If you doubt what I say then ask yourself the following rhetorical question: Why for the first time since 1789 is the Republican controlled United States Senate attempting to do this?
If you doubt what I say, please read what Judge Ginsberg has written. And listen to what Michael Greve, of the American Enterprise Institute has said: ``what is really needed here is a fundamental intellectual assault on the entire New Deal edifice. We want to withdraw judicial support for the entire modern welfare state.''
If you want to hear more about what I am characterizing as the radical view and what must certainly be characterized as a stark departure from current constitutional law, click on the American Enterprise Institute's website www.aei.org.
This is not about seeking a conservative court and placing conservative judges on the bench.
The courts are already conservative: 7 of 9 current Supreme Court Justices, appointed by Republican Presidents Nixon, Ford, Reagan, Bush I; 10 of 13 federal circuit courts dominated by Republican appointees, appointed by Presidents Nixon, Ford, Reagan, Bush I, and Bush II; and 58 percent of all circuit court judges, appointed by Presidents Nixon, Ford, Reagan, Bush I and Bush II.
No, friends and colleagues, this is not about building conservative courts. We already have them. This is about a Supreme Court made up of men and women like those who sat on the Court in 1910, 1920.
My friends and colleagues, the nuclear option is not an isolated instance. It's part of a broader plan to pack the courts with fundamentalist judges and to cower existing conservative judges to toe the party line.
You all heard what Tom DeLay said after the federal courts refused to bend to the whip of the Radical Right in the Schiavo Case. DeLay declared:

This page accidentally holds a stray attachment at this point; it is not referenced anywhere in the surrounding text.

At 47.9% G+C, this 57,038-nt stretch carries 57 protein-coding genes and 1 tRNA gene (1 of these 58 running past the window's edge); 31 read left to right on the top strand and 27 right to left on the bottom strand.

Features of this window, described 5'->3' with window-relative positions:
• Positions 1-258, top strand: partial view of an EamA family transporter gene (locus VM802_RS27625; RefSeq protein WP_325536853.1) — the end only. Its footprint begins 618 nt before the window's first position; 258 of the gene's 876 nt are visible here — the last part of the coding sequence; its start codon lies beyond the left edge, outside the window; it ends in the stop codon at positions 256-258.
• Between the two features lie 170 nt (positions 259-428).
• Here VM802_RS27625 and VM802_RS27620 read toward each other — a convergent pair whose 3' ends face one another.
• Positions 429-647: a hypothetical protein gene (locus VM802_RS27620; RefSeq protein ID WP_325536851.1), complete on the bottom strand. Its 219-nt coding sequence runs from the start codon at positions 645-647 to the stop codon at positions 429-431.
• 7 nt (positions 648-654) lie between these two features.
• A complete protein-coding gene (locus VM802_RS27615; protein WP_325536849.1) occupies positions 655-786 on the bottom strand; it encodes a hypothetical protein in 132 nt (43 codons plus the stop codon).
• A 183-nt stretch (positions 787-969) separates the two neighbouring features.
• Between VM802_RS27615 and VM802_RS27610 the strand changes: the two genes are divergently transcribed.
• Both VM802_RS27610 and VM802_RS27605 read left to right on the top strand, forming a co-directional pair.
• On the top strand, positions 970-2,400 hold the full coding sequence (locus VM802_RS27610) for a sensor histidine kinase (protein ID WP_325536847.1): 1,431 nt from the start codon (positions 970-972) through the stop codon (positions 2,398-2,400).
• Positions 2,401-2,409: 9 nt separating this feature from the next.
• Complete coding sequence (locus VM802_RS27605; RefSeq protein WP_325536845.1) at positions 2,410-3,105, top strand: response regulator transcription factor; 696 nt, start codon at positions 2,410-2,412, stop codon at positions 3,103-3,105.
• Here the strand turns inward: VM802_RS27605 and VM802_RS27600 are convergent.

The time will come for the men responsible for this to answer for their behavior.
Even current conservative Supreme Court Justices are looking over their shoulders. One extremist has referred to Justice Kennedy by recalling a despicable slogan attributed to Joseph Stalin. When Stalin encountered a problem with an individual, he would simply say ``no man, no problem.'' The extreme right is adapting Stalin's adage in their efforts to remove sitting judges: ``no judge, no problem.''
And let me remind you, Kennedy was appointed by President Reagan.
Have these people never heard of the independence of the judiciary--as fundamental a part our constitutional system of checks and balances as there is; the envy of the world; the system that emerging democracies are clamoring to copy?
You must ask yourself why the fundamentalist Republican right is focusing so clearly on the federal courts? I'll tell you why.
Because they are unable to seek their agenda through the political branches of our government.